In ancient China, the cat was rather considered as a beneficent animal whose attitude was mimicked in agrarian dances (Marcel Granet, 1926), even if it was associated with theimage of a demon around the 6th century. For a long time it played a marginal role, probably because its cousin the tiger received all the attention (as shown by the choice of the twelve animals of the zodiac, of which it is not a part). Moreover, the Chinese holistic view of the world, which assigns each living being a place in the cosmic hierarchy, undoubtedly hindered the development of literature that gave animals an anthropomorphised role, an illustrious exception being the sixteenth-century novel Journey to the West. A popular animal among Chan Buddhists, it was well represented in paintings from the Song dynasty (960-1279) as a symbol of good fortune and longevity. As Wilt L. Idema (Mouse vs. Cat in Chinese Literature, 2019) has shown, the confl icting relationship of the
cat and the mouse inspired the legend of the trial of the mouse against the cat in the court of Yama, the king of the underworld, a popular subject in late imperial ballads and modern popular literature, as well as that, often depicted in New Year prints, of the mouse’s wedding. This allegorical and moralising depiction of the cat as a predatory hypocrite was repeated in the three Republican-era (1912-1949) satirical works I will discuss here, the poem Admonitions of the Cat (Mao gao 貓 誥) (1925) by Zhu Xiang 朱湘 (1904-1933), the novel Cat Country (Maocheng ji 貓記)(1933) by Lao She 老舍 (1899-1966) and the comic strip The Cat Kingdom (Maoguo chunqiu 貓國春秋) (1945) by Liao Bingxiong 廖冰兄 (1915-2006): I will show how cats, through their supposedly indolent and devious attitude, were able to act as alter egos embodying the ills of Chinese society in disillusioned and self-critical narratives.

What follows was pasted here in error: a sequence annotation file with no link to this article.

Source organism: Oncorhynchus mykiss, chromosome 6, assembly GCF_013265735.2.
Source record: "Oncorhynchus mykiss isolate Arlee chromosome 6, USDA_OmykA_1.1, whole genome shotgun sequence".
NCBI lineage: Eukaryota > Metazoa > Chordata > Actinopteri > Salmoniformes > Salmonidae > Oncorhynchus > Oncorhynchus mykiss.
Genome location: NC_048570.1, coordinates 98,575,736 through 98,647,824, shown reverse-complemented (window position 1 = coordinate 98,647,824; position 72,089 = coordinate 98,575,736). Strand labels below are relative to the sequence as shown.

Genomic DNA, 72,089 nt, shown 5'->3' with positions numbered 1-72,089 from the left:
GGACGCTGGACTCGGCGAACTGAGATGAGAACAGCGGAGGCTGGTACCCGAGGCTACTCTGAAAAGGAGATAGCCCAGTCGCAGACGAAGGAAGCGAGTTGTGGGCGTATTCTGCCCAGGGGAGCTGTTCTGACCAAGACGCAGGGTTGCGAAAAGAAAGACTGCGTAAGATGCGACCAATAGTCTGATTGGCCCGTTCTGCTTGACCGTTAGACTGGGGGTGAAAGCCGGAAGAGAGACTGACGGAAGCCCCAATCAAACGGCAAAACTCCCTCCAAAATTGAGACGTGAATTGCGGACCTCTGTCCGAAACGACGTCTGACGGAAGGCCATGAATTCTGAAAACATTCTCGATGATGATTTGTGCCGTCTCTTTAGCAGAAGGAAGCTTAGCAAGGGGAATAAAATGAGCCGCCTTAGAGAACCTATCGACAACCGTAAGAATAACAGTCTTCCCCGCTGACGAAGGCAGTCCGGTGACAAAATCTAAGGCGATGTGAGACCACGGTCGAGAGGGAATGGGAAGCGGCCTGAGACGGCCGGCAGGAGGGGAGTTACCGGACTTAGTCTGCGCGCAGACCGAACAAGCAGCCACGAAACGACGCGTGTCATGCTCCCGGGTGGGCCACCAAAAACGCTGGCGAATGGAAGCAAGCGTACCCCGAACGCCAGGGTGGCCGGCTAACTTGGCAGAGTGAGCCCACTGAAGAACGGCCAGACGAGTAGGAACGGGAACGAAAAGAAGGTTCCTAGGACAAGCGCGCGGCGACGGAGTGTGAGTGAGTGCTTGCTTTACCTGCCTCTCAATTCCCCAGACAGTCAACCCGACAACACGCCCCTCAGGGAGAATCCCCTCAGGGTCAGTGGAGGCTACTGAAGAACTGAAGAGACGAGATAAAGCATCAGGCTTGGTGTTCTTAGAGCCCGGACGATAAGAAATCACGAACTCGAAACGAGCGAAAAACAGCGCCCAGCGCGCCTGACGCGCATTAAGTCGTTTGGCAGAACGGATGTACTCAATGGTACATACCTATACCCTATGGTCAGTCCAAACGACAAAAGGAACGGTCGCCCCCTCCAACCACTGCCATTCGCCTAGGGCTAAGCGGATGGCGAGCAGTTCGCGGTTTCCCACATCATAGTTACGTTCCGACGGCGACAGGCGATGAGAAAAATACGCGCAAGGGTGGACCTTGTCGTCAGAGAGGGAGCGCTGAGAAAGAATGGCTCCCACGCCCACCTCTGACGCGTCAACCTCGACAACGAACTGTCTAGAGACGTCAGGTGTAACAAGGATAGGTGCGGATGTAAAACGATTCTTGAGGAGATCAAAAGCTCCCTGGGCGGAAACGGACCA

Associate Professor of Chinese studies (accredited to direct research) in Lyon 2 University in France, member of the Lyons Institute of East Asian Studies (IAO), is specialised in modern literature and art history and cultural studies of China and Taiwan. She has published Feng Zikai, a Lyrical Cartoonist: Dialogue between Words and Strokes (Paris: L’Harmattan, 2017, in French) and co edited Ghosts in the Far East in the Past and Present with Vincent Durand-Dastès (Presses de l’Inalco, 2017, in French), Night in Asia with Edith Parlier-Renault (Asie Sorbonne, 2021) and Cartoons in the Far East: origins, encounters, hybridation with Laurent Baridon (Hémisphères, 2023, in French). She is currently working on literature and comics from the Republican period. She is also the editor of a Taiwanese poetry series published by Circé.